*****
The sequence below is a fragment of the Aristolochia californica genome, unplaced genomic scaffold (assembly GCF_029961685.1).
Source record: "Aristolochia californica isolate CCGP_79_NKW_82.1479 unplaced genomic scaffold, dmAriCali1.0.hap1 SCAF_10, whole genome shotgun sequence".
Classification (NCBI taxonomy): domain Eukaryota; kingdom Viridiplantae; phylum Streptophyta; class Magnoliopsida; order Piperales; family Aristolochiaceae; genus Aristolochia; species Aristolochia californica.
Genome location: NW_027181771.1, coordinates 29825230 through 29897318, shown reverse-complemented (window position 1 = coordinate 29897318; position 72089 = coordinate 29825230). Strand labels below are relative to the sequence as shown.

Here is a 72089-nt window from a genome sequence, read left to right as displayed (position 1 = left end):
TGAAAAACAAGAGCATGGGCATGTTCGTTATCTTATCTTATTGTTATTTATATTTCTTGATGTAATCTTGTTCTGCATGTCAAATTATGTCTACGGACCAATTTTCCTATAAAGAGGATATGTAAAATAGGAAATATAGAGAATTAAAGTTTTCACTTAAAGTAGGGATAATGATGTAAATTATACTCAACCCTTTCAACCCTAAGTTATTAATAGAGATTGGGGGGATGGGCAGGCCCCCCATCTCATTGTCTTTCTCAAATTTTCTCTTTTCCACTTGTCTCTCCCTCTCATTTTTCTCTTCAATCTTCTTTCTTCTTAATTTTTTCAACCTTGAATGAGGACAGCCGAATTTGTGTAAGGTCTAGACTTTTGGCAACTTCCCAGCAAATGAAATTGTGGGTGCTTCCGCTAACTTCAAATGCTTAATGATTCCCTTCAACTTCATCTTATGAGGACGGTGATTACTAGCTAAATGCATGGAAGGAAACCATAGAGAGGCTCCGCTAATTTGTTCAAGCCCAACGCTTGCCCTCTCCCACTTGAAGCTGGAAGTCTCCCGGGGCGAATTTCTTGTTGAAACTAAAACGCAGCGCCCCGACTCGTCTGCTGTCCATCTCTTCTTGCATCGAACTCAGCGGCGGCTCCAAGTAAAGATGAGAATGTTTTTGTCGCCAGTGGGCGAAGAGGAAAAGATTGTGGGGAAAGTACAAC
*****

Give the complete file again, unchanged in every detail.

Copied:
The sequence below is a fragment of the Aristolochia californica genome, unplaced genomic scaffold (assembly GCF_029961685.1).
Source record: "Aristolochia californica isolate CCGP_79_NKW_82.1479 unplaced genomic scaffold, dmAriCali1.0.hap1 SCAF_10, whole genome shotgun sequence".
Classification (NCBI taxonomy): domain Eukaryota; kingdom Viridiplantae; phylum Streptophyta; class Magnoliopsida; order Piperales; family Aristolochiaceae; genus Aristolochia; species Aristolochia californica.
Genome location: NW_027181771.1, coordinates 29825230 through 29897318, shown reverse-complemented (window position 1 = coordinate 29897318; position 72089 = coordinate 29825230). Strand labels below are relative to the sequence as shown.

Here is a 72089-nt window from a genome sequence, read left to right as displayed (position 1 = left end):
TGAAAAACAAGAGCATGGGCATGTTCGTTATCTTATCTTATTGTTATTTATATTTCTTGATGTAATCTTGTTCTGCATGTCAAATTATGTCTACGGACCAATTTTCCTATAAAGAGGATATGTAAAATAGGAAATATAGAGAATTAAAGTTTTCACTTAAAGTAGGGATAATGATGTAAATTATACTCAACCCTTTCAACCCTAAGTTATTAATAGAGATTGGGGGGATGGGCAGGCCCCCCATCTCATTGTCTTTCTCAAATTTTCTCTTTTCCACTTGTCTCTCCCTCTCATTTTTCTCTTCAATCTTCTTTCTTCTTAATTTTTTCAACCTTGAATGAGGACAGCCGAATTTGTGTAAGGTCTAGACTTTTGGCAACTTCCCAGCAAATGAAATTGTGGGTGCTTCCGCTAACTTCAAATGCTTAATGATTCCCTTCAACTTCATCTTATGAGGACGGTGATTACTAGCTAAATGCATGGAAGGAAACCATAGAGAGGCTCCGCTAATTTGTTCAAGCCCAACGCTTGCCCTCTCCCACTTGAAGCTGGAAGTCTCCCGGGGCGAATTTCTTGTTGAAACTAAAACGCAGCGCCCCGACTCGTCTGCTGTCCATCTCTTCTTGCATCGAACTCAGCGGCGGCTCCAAGTAAAGATGAGAATGTTTTTGTCGCCAGTGGGCGAAGAGGAAAAGATTGTGGGGAAAGTACAAC